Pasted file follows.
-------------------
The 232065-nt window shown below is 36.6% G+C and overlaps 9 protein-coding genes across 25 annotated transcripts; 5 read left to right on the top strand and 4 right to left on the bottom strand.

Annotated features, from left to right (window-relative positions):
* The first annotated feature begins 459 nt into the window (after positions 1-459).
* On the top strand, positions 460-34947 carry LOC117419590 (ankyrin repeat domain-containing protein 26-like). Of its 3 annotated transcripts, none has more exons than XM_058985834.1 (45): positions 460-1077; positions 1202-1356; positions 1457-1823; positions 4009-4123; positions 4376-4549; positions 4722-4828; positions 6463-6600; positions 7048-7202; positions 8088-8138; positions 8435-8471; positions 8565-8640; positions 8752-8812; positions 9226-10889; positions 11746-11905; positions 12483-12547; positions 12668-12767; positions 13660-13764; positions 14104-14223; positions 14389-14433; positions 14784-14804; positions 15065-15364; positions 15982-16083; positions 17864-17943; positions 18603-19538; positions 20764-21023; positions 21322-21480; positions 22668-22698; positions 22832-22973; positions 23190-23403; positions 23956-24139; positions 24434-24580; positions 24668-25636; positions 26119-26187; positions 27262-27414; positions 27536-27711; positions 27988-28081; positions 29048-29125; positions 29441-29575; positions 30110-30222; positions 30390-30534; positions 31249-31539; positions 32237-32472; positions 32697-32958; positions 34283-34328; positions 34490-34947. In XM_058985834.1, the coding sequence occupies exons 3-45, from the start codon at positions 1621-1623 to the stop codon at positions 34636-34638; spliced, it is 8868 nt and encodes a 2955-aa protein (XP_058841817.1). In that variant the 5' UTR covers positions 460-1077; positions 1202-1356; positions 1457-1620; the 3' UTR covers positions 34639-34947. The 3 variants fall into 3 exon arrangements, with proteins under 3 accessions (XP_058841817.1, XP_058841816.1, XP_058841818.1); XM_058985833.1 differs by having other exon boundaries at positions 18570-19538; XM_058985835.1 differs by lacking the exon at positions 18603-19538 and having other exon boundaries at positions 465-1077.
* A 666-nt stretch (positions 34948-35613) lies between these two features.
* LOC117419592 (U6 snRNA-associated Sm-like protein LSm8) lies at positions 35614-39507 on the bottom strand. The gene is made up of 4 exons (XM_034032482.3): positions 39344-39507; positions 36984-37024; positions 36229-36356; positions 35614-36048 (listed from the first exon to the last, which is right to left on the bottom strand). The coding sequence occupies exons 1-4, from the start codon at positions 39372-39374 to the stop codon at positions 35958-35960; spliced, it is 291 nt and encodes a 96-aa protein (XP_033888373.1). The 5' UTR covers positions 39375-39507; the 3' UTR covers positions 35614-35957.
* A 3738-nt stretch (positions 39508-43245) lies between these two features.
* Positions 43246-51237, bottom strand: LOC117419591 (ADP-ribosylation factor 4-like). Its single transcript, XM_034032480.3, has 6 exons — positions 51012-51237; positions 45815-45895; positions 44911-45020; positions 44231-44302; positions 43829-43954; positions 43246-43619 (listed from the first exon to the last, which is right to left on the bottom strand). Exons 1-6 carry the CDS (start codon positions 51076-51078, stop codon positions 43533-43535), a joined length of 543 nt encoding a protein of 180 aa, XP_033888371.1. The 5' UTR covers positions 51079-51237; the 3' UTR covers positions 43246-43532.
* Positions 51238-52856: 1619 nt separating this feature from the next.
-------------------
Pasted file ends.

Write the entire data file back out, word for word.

The 232065-nt window shown below is 36.6% G+C and overlaps 9 protein-coding genes across 25 annotated transcripts; 5 read left to right on the top strand and 4 right to left on the bottom strand.

Annotated features, from left to right (window-relative positions):
* The first annotated feature begins 459 nt into the window (after positions 1-459).
* On the top strand, positions 460-34947 carry LOC117419590 (ankyrin repeat domain-containing protein 26-like). Of its 3 annotated transcripts, none has more exons than XM_058985834.1 (45): positions 460-1077; positions 1202-1356; positions 1457-1823; positions 4009-4123; positions 4376-4549; positions 4722-4828; positions 6463-6600; positions 7048-7202; positions 8088-8138; positions 8435-8471; positions 8565-8640; positions 8752-8812; positions 9226-10889; positions 11746-11905; positions 12483-12547; positions 12668-12767; positions 13660-13764; positions 14104-14223; positions 14389-14433; positions 14784-14804; positions 15065-15364; positions 15982-16083; positions 17864-17943; positions 18603-19538; positions 20764-21023; positions 21322-21480; positions 22668-22698; positions 22832-22973; positions 23190-23403; positions 23956-24139; positions 24434-24580; positions 24668-25636; positions 26119-26187; positions 27262-27414; positions 27536-27711; positions 27988-28081; positions 29048-29125; positions 29441-29575; positions 30110-30222; positions 30390-30534; positions 31249-31539; positions 32237-32472; positions 32697-32958; positions 34283-34328; positions 34490-34947. In XM_058985834.1, the coding sequence occupies exons 3-45, from the start codon at positions 1621-1623 to the stop codon at positions 34636-34638; spliced, it is 8868 nt and encodes a 2955-aa protein (XP_058841817.1). In that variant the 5' UTR covers positions 460-1077; positions 1202-1356; positions 1457-1620; the 3' UTR covers positions 34639-34947. The 3 variants fall into 3 exon arrangements, with proteins under 3 accessions (XP_058841817.1, XP_058841816.1, XP_058841818.1); XM_058985833.1 differs by having other exon boundaries at positions 18570-19538; XM_058985835.1 differs by lacking the exon at positions 18603-19538 and having other exon boundaries at positions 465-1077.
* A 666-nt stretch (positions 34948-35613) lies between these two features.
* LOC117419592 (U6 snRNA-associated Sm-like protein LSm8) lies at positions 35614-39507 on the bottom strand. The gene is made up of 4 exons (XM_034032482.3): positions 39344-39507; positions 36984-37024; positions 36229-36356; positions 35614-36048 (listed from the first exon to the last, which is right to left on the bottom strand). The coding sequence occupies exons 1-4, from the start codon at positions 39372-39374 to the stop codon at positions 35958-35960; spliced, it is 291 nt and encodes a 96-aa protein (XP_033888373.1). The 5' UTR covers positions 39375-39507; the 3' UTR covers positions 35614-35957.
* A 3738-nt stretch (positions 39508-43245) lies between these two features.
* Positions 43246-51237, bottom strand: LOC117419591 (ADP-ribosylation factor 4-like). Its single transcript, XM_034032480.3, has 6 exons — positions 51012-51237; positions 45815-45895; positions 44911-45020; positions 44231-44302; positions 43829-43954; positions 43246-43619 (listed from the first exon to the last, which is right to left on the bottom strand). Exons 1-6 carry the CDS (start codon positions 51076-51078, stop codon positions 43533-43535), a joined length of 543 nt encoding a protein of 180 aa, XP_033888371.1. The 5' UTR covers positions 51079-51237; the 3' UTR covers positions 43246-43532.
* Positions 51238-52856: 1619 nt separating this feature from the next.